In countries with relatively higher youthful populations where we could expect lower death rates, there was still no escape. India has suffered the largest economic contraction of the large “emerging” economies, and South Africa’s economy (already in recession before COVID) has plummeted. Unemployment has risen across the global South by over 150 million. And the limited improvement in poverty rates in these countries achieved over the last decade has been completely reversed.
Looking ahead, as you say, there is every possibility of serious debt “events” during 2021 and 2022. The international agencies like the IMF and the World Bank have offered only “debt relief” – that is, lower interest rates or more time to pay. But the governments running these agencies have refused to agree to cancel any debt, which will mount up relative to national output and ability to pay over the next few years.
The governments of the major economies were totally unprepared and unwilling to deal with the COVID pandemic properly. Governments have been reducing health systems and privatizing for decades; and the big pharmaceutical companies did not conduct research into pathogen vaccines as it was not profitable (until now!), and there were no resources for test and trace and hospital treatments.
So, governments were forced into drastic measures of social distancing and lockdowns that destroyed economic activity. Most pro-capitalist governments were reluctant to maintain these lockdowns for sufficient time and looked to relax too soon in order to “save the economy.” But as I said above, evidence shows that there was no trade-off between lives and livelihoods. For example, Sweden and many states in the US refused to consider that firm lockdowns were necessary; and the result was that both have had heavy death rates and still a collapse in economic activity.
There are 2 economic policy tools available to governments to deal with slumps under capitalism. There is monetary easing and there is fiscal stimulus. Monetary easing means getting the Fed and other central banks to cut interest rates to make borrowing to invest or spend cheaper and to inject credit so that banks and corporations are flush with cash to handle losses as sales and profits collapse and to prop up the banks.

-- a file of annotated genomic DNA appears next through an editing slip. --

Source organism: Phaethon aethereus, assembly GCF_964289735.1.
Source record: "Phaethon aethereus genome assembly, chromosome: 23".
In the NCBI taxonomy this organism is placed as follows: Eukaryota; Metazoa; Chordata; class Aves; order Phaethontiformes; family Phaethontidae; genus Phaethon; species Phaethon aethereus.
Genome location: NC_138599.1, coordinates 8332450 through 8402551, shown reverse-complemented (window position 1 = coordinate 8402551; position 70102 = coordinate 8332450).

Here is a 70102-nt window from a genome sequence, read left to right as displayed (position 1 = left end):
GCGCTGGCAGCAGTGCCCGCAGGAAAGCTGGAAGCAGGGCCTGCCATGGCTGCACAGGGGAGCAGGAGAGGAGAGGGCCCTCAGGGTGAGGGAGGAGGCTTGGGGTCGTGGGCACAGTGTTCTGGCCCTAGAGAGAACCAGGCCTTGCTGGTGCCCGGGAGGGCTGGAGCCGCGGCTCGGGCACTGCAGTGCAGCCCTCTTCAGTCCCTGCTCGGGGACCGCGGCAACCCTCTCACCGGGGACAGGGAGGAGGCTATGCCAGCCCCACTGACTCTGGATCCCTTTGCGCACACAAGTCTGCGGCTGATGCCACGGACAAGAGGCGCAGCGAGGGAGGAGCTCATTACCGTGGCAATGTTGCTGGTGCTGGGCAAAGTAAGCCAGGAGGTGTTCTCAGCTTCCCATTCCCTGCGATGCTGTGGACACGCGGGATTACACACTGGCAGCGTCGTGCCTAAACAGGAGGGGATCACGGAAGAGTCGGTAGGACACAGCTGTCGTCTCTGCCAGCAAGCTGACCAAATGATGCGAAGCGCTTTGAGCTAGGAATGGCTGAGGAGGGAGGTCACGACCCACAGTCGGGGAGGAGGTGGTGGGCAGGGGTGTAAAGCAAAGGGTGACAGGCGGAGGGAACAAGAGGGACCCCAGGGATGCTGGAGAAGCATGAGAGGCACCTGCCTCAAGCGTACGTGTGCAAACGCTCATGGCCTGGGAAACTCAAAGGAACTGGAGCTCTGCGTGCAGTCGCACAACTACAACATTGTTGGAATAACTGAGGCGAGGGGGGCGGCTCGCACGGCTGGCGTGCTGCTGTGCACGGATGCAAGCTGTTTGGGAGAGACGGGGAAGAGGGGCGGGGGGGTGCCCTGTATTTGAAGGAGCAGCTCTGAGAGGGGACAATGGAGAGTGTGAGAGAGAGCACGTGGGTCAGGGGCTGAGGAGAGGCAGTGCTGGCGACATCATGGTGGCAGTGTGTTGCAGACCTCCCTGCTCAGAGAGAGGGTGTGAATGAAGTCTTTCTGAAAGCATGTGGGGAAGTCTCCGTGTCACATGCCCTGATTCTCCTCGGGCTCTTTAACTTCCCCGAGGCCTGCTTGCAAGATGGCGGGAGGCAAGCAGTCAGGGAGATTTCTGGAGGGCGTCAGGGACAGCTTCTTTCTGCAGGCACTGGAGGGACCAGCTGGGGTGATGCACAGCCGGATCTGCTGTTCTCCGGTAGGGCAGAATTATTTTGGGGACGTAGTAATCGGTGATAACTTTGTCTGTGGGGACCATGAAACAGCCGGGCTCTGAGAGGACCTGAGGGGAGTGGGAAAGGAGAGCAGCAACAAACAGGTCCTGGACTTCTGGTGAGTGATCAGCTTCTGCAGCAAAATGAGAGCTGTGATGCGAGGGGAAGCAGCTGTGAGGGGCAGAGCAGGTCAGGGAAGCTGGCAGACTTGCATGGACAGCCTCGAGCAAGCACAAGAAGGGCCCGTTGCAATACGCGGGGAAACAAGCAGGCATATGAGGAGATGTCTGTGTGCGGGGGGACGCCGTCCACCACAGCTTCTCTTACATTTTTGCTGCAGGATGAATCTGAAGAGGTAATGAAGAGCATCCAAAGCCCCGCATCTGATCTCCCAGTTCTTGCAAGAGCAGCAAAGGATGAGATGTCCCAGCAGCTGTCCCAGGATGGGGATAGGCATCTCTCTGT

In the modern era, injecting credit has been done by so-called “quantitative easing,” i.e. the central bank buys the bonds of the government and corporations through “printing” money. QE was the policy used after the Great Recession to get economies going again. But it did not work in restoring GDP, trade, and investment growth rates to anything like pre-recession levels. Instead, most of the credit injections were used by banks, financial institutions, and large corporations to invest in financial assets (bonds and stocks), to pay higher dividends and buy back shares to boost their prices.
Fiscal stimulus after the Great Recession was used only for a short period of time before governments reversed any deficit-financing to balance the books and try to reduce public sector debt which had rocketed after bailing out the banks.
In this pandemic slump, both policy tools have been used again but this time at humungous levels because the hit to businesses has been so much greater. Combined credit injections and government spending reached between 10 to 20 percent of GDP in most major economies in 2020, split about 50/50. This largesse has enabled most businesses (but not all) to survive during 2020, relying on a mixture of loans and grants; while workers have been “furloughed,” received one-off checks, or put on “pandemic relief” assistance.
Even so, employment rates have dropped sharply and many small and medium sized businesses are on the edge of bankruptcy. Some 20 percent of US and European companies were already “zombies” before the pandemic, with their profits barely covering wages and interest on debt, with nothing to spare to invest and expand. During this year, many of these “zombies” may go under, unless the fiscal and monetary injections are sustained.